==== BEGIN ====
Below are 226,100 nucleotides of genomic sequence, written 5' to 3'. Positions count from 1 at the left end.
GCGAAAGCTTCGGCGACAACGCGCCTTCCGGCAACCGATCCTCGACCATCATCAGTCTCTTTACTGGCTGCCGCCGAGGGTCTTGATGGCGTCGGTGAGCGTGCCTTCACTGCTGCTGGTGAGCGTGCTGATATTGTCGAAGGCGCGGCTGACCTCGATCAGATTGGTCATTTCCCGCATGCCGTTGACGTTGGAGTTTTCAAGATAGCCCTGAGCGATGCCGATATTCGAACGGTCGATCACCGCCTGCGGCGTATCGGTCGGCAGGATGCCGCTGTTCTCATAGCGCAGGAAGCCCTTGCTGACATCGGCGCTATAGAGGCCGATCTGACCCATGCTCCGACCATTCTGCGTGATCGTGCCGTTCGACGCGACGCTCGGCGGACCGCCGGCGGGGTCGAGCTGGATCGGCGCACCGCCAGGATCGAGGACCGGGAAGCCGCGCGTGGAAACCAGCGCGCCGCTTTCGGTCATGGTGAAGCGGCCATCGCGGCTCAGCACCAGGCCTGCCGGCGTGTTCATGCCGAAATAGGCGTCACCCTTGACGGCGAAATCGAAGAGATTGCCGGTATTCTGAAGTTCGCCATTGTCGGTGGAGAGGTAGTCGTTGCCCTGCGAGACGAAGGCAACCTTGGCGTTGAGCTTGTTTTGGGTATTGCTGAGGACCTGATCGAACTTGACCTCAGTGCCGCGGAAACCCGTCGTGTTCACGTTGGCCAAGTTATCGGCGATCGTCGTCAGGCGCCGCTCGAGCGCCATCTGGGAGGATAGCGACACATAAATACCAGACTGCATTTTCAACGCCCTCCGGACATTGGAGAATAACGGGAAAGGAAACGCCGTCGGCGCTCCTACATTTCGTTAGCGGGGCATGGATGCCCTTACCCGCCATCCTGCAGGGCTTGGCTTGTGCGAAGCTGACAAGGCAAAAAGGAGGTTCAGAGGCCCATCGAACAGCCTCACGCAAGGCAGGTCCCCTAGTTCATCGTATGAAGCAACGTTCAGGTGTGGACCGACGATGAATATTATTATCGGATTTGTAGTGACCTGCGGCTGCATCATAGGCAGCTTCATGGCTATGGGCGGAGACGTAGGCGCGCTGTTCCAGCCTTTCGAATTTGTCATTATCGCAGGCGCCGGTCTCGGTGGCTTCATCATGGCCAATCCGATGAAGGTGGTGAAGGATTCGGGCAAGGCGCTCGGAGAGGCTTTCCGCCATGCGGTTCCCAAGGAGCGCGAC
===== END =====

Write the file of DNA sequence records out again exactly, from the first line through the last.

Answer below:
Below are 226,100 nucleotides of genomic sequence, written 5' to 3'. Positions count from 1 at the left end.
GCGAAAGCTTCGGCGACAACGCGCCTTCCGGCAACCGATCCTCGACCATCATCAGTCTCTTTACTGGCTGCCGCCGAGGGTCTTGATGGCGTCGGTGAGCGTGCCTTCACTGCTGCTGGTGAGCGTGCTGATATTGTCGAAGGCGCGGCTGACCTCGATCAGATTGGTCATTTCCCGCATGCCGTTGACGTTGGAGTTTTCAAGATAGCCCTGAGCGATGCCGATATTCGAACGGTCGATCACCGCCTGCGGCGTATCGGTCGGCAGGATGCCGCTGTTCTCATAGCGCAGGAAGCCCTTGCTGACATCGGCGCTATAGAGGCCGATCTGACCCATGCTCCGACCATTCTGCGTGATCGTGCCGTTCGACGCGACGCTCGGCGGACCGCCGGCGGGGTCGAGCTGGATCGGCGCACCGCCAGGATCGAGGACCGGGAAGCCGCGCGTGGAAACCAGCGCGCCGCTTTCGGTCATGGTGAAGCGGCCATCGCGGCTCAGCACCAGGCCTGCCGGCGTGTTCATGCCGAAATAGGCGTCACCCTTGACGGCGAAATCGAAGAGATTGCCGGTATTCTGAAGTTCGCCATTGTCGGTGGAGAGGTAGTCGTTGCCCTGCGAGACGAAGGCAACCTTGGCGTTGAGCTTGTTTTGGGTATTGCTGAGGACCTGATCGAACTTGACCTCAGTGCCGCGGAAACCCGTCGTGTTCACGTTGGCCAAGTTATCGGCGATCGTCGTCAGGCGCCGCTCGAGCGCCATCTGGGAGGATAGCGACACATAAATACCAGACTGCATTTTCAACGCCCTCCGGACATTGGAGAATAACGGGAAAGGAAACGCCGTCGGCGCTCCTACATTTCGTTAGCGGGGCATGGATGCCCTTACCCGCCATCCTGCAGGGCTTGGCTTGTGCGAAGCTGACAAGGCAAAAAGGAGGTTCAGAGGCCCATCGAACAGCCTCACGCAAGGCAGGTCCCCTAGTTCATCGTATGAAGCAACGTTCAGGTGTGGACCGACGATGAATATTATTATCGGATTTGTAGTGACCTGCGGCTGCATCATAGGCAGCTTCATGGCTATGGGCGGAGACGTAGGCGCGCTGTTCCAGCCTTTCGAATTTGTCATTATCGCAGGCGCCGGTCTCGGTGGCTTCATCATGGCCAATCCGATGAAGGTGGTGAAGGATTCGGGCAAGGCGCTCGGAGAGGCTTTCCGCCATGCGGTTCCCAAGGAGCGCGAC